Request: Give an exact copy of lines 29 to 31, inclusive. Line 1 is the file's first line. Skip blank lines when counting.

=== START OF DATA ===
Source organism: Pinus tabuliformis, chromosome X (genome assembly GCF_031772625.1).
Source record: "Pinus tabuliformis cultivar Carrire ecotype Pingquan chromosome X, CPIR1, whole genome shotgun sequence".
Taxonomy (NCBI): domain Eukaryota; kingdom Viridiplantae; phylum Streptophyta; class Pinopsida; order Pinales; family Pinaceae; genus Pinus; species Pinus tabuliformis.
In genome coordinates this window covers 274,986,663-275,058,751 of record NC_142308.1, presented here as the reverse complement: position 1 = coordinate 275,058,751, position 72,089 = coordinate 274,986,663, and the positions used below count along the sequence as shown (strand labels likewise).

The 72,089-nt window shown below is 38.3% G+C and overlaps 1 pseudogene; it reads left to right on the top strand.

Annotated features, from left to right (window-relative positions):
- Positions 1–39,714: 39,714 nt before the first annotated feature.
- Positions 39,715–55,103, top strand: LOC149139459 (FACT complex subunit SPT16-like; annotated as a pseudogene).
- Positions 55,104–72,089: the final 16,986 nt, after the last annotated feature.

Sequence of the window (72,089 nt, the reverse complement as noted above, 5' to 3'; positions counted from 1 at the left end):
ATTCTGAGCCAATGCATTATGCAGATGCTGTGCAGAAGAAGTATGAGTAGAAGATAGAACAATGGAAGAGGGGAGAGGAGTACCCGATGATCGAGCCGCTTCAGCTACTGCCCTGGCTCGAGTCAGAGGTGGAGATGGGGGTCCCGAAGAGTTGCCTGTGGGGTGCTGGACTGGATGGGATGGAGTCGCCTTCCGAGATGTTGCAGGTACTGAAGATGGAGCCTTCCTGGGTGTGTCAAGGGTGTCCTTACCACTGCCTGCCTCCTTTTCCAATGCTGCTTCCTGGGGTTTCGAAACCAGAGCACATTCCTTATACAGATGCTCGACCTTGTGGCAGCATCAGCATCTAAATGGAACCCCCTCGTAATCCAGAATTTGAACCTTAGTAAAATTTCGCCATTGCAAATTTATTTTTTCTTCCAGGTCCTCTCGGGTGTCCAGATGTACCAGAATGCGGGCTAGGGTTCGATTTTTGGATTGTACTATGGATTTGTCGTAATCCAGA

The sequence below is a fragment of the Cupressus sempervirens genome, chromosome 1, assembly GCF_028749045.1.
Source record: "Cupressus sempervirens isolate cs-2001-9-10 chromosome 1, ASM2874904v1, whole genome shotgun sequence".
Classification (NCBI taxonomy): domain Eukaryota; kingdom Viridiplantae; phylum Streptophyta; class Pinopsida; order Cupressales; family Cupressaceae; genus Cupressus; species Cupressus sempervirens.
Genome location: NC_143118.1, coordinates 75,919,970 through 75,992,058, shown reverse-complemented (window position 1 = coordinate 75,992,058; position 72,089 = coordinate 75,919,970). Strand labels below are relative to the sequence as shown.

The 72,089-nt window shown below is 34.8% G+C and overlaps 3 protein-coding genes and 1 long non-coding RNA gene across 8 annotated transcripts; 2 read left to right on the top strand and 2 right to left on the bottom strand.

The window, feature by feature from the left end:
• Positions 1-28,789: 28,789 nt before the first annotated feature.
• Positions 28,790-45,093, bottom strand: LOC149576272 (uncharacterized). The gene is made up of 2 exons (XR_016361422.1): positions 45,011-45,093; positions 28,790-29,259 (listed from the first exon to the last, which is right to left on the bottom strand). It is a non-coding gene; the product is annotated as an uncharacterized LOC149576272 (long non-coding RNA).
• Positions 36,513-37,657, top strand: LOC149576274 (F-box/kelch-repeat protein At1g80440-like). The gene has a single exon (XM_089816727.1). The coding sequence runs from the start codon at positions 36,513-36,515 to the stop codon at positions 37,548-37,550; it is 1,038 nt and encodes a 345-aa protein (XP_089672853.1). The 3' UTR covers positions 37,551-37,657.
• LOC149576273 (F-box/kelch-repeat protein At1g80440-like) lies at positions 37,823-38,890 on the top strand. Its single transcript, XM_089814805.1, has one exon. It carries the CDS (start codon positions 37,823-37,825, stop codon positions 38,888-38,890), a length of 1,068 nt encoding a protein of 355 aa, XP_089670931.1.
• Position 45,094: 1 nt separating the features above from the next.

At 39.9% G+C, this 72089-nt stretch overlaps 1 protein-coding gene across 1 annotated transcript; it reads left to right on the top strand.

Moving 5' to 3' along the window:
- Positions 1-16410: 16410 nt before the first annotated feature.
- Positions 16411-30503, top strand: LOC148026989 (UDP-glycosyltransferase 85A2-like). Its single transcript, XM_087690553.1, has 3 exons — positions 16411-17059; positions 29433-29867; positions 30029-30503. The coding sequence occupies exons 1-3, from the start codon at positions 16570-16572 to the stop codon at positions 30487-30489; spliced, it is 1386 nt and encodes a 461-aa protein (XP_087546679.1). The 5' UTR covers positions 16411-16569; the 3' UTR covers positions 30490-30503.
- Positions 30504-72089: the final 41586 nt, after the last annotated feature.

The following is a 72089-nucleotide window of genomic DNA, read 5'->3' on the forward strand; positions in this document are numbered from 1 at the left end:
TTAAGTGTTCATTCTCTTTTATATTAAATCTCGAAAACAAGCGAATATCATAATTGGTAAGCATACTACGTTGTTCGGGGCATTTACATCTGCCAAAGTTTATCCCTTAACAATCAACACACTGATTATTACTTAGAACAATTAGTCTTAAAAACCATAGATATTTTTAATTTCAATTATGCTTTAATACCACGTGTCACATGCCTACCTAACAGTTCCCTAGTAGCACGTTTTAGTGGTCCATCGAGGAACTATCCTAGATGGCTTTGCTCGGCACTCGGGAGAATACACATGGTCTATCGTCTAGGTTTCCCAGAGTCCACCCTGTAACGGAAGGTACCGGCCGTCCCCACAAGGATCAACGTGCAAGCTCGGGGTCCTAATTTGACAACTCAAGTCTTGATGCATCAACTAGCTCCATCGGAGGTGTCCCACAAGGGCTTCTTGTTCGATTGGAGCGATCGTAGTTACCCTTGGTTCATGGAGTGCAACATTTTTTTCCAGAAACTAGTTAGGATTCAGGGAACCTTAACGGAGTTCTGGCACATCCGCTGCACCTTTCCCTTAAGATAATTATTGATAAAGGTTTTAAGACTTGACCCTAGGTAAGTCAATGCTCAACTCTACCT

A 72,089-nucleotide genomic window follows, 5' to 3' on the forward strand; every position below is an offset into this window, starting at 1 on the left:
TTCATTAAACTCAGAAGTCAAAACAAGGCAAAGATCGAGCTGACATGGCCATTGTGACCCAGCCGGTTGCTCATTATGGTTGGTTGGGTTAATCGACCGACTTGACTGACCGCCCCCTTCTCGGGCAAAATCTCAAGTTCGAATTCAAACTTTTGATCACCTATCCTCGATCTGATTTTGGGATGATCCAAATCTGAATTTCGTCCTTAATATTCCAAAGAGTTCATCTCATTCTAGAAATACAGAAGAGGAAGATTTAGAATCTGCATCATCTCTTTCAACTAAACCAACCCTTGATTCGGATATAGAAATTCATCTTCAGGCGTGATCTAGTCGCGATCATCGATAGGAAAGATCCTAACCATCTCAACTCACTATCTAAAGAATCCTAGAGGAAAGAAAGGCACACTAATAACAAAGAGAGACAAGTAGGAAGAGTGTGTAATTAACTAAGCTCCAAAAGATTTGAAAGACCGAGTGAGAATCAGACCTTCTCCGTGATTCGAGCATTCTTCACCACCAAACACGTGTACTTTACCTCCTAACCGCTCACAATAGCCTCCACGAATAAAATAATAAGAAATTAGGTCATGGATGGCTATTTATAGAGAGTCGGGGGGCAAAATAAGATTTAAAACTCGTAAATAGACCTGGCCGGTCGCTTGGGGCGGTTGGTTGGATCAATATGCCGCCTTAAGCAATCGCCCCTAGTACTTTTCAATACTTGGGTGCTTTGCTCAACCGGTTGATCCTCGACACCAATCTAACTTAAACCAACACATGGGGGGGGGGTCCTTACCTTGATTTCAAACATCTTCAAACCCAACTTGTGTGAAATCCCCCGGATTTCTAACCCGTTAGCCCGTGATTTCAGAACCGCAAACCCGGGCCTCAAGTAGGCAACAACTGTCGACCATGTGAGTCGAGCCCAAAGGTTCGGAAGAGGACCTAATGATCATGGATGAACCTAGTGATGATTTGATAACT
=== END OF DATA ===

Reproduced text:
TTAAGTGTTCATTCTCTTTTATATTAAATCTCGAAAACAAGCGAATATCATAATTGGTAAGCATACTACGTTGTTCGGGGCATTTACATCTGCCAAAGTTTATCCCTTAACAATCAACACACTGATTATTACTTAGAACAATTAGTCTTAAAAACCATAGATATTTTTAATTTCAATTATGCTTTAATACCACGTGTCACATGCCTACCTAACAGTTCCCTAGTAGCACGTTTTAGTGGTCCATCGAGGAACTATCCTAGATGGCTTTGCTCGGCACTCGGGAGAATACACATGGTCTATCGTCTAGGTTTCCCAGAGTCCACCCTGTAACGGAAGGTACCGGCCGTCCCCACAAGGATCAACGTGCAAGCTCGGGGTCCTAATTTGACAACTCAAGTCTTGATGCATCAACTAGCTCCATCGGAGGTGTCCCACAAGGGCTTCTTGTTCGATTGGAGCGATCGTAGTTACCCTTGGTTCATGGAGTGCAACATTTTTTTCCAGAAACTAGTTAGGATTCAGGGAACCTTAACGGAGTTCTGGCACATCCGCTGCACCTTTCCCTTAAGATAATTATTGATAAAGGTTTTAAGACTTGACCCTAGGTAAGTCAATGCTCAACTCTACCT

A 72,089-nucleotide genomic window follows, 5' to 3' on the forward strand; every position below is an offset into this window, starting at 1 on the left:
TTCATTAAACTCAGAAGTCAAAACAAGGCAAAGATCGAGCTGACATGGCCATTGTGACCCAGCCGGTTGCTCATTATGGTTGGTTGGGTTAATCGACCGACTTGACTGACCGCCCCCTTCTCGGGCAAAATCTCAAGTTCGAATTCAAACTTTTGATCACCTATCCTCGATCTGATTTTGGGATGATCCAAATCTGAATTTCGTCCTTAATATTCCAAAGAGTTCATCTCATTCTAGAAATACAGAAGAGGAAGATTTAGAATCTGCATCATCTCTTTCAACTAAACCAACCCTTGATTCGGATATAGAAATTCATCTTCAGGCGTGATCTAGTCGCGATCATCGATAGGAAAGATCCTAACCATCTCAACTCACTATCTAAAGAATCCTAGAGGAAAGAAAGGCACACTAATAACAAAGAGAGACAAGTAGGAAGAGTGTGTAATTAACTAAGCTCCAAAAGATTTGAAAGACCGAGTGAGAATCAGACCTTCTCCGTGATTCGAGCATTCTTCACCACCAAACACGTGTACTTTACCTCCTAACCGCTCACAATAGCCTCCACGAATAAAATAATAAGAAATTAGGTCATGGATGGCTATTTATAGAGAGTCGGGGGGCAAAATAAGATTTAAAACTCGTAAATAGACCTGGCCGGTCGCTTGGGGCGGTTGGTTGGATCAATATGCCGCCTTAAGCAATCGCCCCTAGTACTTTTCAATACTTGGGTGCTTTGCTCAACCGGTTGATCCTCGACACCAATCTAACTTAAACCAACACATGGGGGGGGGGTCCTTACCTTGATTTCAAACATCTTCAAACCCAACTTGTGTGAAATCCCCCGGATTTCTAACCCGTTAGCCCGTGATTTCAGAACCGCAAACCCGGGCCTCAAGTAGGCAACAACTGTCGACCATGTGAGTCGAGCCCAAAGGTTCGGAAGAGGACCTAATGATCATGGATGAACCTAGTGATGATTTGATAACT